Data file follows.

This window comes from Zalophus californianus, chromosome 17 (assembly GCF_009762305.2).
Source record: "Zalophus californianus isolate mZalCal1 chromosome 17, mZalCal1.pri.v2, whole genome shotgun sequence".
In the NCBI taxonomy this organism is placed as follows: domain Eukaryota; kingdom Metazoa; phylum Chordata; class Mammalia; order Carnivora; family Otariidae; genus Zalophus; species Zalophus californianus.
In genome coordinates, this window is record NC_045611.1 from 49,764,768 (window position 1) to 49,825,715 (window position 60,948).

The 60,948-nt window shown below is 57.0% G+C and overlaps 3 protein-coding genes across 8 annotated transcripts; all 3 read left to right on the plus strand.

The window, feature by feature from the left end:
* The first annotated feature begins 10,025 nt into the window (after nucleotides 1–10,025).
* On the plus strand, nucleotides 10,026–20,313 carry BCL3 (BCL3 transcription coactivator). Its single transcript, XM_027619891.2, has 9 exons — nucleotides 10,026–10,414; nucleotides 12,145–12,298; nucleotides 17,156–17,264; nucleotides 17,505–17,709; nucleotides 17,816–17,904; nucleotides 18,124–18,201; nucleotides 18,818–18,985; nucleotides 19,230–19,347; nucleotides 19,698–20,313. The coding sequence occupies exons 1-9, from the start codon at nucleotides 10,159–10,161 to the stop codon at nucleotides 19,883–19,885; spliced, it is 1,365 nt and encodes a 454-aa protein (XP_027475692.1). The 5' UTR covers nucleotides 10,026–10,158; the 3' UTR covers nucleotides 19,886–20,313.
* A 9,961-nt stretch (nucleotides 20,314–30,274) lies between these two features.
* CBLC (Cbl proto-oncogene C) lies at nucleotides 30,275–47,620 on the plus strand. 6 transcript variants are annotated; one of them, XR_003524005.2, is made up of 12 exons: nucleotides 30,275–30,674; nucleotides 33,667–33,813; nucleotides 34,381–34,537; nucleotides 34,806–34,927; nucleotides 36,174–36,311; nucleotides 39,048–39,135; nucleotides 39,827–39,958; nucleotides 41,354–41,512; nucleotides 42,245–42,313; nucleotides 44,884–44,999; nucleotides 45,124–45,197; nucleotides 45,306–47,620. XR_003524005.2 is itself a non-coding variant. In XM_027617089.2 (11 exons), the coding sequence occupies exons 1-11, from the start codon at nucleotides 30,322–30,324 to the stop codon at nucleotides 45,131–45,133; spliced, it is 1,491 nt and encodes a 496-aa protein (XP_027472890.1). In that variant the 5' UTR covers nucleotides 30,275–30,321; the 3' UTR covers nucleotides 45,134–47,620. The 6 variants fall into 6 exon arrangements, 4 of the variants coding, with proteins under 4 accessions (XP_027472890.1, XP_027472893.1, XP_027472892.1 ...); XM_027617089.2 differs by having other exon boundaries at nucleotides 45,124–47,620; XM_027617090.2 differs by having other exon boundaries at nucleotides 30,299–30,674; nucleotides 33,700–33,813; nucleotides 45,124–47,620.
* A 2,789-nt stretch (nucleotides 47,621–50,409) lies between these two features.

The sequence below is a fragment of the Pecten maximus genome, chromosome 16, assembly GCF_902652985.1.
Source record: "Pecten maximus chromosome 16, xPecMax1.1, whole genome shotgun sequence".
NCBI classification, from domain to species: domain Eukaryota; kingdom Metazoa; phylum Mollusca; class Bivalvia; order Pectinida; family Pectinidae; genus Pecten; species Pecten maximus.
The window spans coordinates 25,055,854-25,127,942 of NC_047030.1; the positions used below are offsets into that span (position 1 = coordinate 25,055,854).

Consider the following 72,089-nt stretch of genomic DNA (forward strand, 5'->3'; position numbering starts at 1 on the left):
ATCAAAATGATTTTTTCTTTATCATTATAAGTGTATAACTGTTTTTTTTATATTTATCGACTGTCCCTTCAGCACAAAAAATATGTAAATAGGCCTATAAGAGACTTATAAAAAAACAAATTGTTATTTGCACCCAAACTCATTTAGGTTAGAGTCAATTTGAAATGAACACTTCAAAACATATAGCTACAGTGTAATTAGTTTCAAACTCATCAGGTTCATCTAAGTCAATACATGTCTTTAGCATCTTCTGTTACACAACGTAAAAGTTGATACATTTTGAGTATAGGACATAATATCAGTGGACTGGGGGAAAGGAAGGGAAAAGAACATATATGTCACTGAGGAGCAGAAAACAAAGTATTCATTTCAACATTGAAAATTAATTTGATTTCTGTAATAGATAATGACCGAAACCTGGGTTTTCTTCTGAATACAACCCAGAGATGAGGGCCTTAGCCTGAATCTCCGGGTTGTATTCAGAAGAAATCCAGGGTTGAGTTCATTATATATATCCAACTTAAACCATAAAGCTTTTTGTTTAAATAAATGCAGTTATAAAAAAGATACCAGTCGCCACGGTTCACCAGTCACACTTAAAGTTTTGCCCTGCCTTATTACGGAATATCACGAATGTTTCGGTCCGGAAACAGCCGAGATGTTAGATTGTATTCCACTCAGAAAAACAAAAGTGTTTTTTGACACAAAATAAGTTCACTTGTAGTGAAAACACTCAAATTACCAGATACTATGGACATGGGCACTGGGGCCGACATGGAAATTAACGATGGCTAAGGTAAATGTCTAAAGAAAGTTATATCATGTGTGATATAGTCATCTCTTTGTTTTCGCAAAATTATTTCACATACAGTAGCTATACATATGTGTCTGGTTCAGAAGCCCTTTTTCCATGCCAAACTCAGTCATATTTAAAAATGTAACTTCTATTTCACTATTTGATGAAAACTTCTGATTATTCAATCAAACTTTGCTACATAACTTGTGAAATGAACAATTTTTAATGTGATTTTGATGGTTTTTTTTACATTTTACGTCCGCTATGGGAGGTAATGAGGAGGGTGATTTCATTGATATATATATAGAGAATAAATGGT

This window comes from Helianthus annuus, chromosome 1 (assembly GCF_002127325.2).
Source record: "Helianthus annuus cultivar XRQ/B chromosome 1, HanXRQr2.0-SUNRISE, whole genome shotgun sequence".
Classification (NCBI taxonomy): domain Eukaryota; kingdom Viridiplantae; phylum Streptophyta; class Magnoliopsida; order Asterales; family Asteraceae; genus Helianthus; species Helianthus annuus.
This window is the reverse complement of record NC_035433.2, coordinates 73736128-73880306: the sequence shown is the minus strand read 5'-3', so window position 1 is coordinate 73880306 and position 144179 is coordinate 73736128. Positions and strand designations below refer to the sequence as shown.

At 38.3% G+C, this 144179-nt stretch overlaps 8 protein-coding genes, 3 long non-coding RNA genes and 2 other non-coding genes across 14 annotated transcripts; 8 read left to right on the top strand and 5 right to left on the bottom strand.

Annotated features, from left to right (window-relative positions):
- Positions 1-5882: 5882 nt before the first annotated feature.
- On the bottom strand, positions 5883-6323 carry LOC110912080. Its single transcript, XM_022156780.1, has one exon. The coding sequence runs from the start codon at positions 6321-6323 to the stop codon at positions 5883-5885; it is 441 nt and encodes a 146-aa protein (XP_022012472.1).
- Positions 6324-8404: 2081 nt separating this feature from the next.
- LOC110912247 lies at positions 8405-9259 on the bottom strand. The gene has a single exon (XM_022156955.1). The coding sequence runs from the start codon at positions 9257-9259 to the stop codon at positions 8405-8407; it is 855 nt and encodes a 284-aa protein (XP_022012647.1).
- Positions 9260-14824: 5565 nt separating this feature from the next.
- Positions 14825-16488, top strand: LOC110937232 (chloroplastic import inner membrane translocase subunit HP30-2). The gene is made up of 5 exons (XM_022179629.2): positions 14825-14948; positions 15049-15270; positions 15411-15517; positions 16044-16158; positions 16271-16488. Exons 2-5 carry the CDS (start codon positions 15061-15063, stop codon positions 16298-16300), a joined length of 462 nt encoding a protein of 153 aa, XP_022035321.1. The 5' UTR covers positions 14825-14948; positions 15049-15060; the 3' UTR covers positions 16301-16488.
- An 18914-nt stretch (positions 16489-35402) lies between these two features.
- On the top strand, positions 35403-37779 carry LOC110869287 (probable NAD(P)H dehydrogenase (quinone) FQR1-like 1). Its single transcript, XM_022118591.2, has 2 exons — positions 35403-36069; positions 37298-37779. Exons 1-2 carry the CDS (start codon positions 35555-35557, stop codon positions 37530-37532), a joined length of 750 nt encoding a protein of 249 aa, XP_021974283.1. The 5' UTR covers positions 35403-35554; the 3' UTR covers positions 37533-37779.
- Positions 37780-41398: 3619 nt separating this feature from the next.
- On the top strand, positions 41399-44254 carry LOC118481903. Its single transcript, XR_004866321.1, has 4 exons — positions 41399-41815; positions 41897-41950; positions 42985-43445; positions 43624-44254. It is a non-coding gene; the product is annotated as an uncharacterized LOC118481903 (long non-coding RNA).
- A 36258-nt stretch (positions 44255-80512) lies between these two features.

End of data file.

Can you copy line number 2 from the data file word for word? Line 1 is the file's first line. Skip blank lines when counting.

Source record: "Zalophus californianus isolate mZalCal1 chromosome 17, mZalCal1.pri.v2, whole genome shotgun sequence".